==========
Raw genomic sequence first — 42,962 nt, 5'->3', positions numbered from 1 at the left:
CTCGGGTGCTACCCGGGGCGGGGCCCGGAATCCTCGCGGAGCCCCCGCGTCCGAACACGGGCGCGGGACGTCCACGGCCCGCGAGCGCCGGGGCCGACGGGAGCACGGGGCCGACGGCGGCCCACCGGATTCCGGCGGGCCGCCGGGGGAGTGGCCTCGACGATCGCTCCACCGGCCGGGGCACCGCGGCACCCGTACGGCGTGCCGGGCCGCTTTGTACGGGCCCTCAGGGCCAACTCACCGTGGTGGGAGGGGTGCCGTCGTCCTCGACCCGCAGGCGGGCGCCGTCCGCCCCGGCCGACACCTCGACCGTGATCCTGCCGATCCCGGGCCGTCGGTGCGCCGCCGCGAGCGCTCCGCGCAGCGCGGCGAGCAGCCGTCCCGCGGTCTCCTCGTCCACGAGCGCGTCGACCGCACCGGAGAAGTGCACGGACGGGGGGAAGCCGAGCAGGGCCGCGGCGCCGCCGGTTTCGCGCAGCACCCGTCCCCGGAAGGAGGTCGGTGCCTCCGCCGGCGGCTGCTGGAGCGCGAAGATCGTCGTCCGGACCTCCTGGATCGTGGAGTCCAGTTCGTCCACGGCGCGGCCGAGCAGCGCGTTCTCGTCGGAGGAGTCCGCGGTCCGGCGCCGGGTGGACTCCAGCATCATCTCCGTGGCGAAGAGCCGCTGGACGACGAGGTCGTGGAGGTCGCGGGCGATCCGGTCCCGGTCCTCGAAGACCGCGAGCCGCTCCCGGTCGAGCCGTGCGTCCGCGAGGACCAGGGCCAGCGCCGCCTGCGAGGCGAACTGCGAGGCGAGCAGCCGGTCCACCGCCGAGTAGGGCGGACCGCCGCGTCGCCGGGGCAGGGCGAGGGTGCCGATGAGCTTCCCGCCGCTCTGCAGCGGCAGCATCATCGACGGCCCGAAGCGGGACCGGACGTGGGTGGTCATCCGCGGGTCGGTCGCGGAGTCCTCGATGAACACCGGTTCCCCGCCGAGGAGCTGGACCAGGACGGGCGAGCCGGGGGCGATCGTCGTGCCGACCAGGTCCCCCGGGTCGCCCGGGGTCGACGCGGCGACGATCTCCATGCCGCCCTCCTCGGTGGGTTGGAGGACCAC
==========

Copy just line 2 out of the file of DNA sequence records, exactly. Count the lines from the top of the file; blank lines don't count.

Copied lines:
CTCGGGTGCTACCCGGGGCGGGGCCCGGAATCCTCGCGGAGCCCCCGCGTCCGAACACGGGCGCGGGACGTCCACGGCCCGCGAGCGCCGGGGCCGACGGGAGCACGGGGCCGACGGCGGCCCACCGGATTCCGGCGGGCCGCCGGGGGAGTGGCCTCGACGATCGCTCCACCGGCCGGGGCACCGCGGCACCCGTACGGCGTGCCGGGCCGCTTTGTACGGGCCCTCAGGGCCAACTCACCGTGGTGGGAGGGGTGCCGTCGTCCTCGACCCGCAGGCGGGCGCCGTCCGCCCCGGCCGACACCTCGACCGTGATCCTGCCGATCCCGGGCCGTCGGTGCGCCGCCGCGAGCGCTCCGCGCAGCGCGGCGAGCAGCCGTCCCGCGGTCTCCTCGTCCACGAGCGCGTCGACCGCACCGGAGAAGTGCACGGACGGGGGGAAGCCGAGCAGGGCCGCGGCGCCGCCGGTTTCGCGCAGCACCCGTCCCCGGAAGGAGGTCGGTGCCTCCGCCGGCGGCTGCTGGAGCGCGAAGATCGTCGTCCGGACCTCCTGGATCGTGGAGTCCAGTTCGTCCACGGCGCGGCCGAGCAGCGCGTTCTCGTCGGAGGAGTCCGCGGTCCGGCGCCGGGTGGACTCCAGCATCATCTCCGTGGCGAAGAGCCGCTGGACGACGAGGTCGTGGAGGTCGCGGGCGATCCGGTCCCGGTCCTCGAAGACCGCGAGCCGCTCCCGGTCGAGCCGTGCGTCCGCGAGGACCAGGGCCAGCGCCGCCTGCGAGGCGAACTGCGAGGCGAGCAGCCGGTCCACCGCCGAGTAGGGCGGACCGCCGCGTCGCCGGGGCAGGGCGAGGGTGCCGATGAGCTTCCCGCCGCTCTGCAGCGGCAGCATCATCGACGGCCCGAAGCGGGACCGGACGTGGGTGGTCATCCGCGGGTCGGTCGCGGAGTCCTCGATGAACACCGGTTCCCCGCCGAGGAGCTGGACCAGGACGGGCGAGCCGGGGGCGATCGTCGTGCCGACCAGGTCCCCCGGGTCGCCCGGGGTCGACGCGGCGACGATCTCCATGCCGCCCTCCTCGGTGGGTTGGAGGACCAC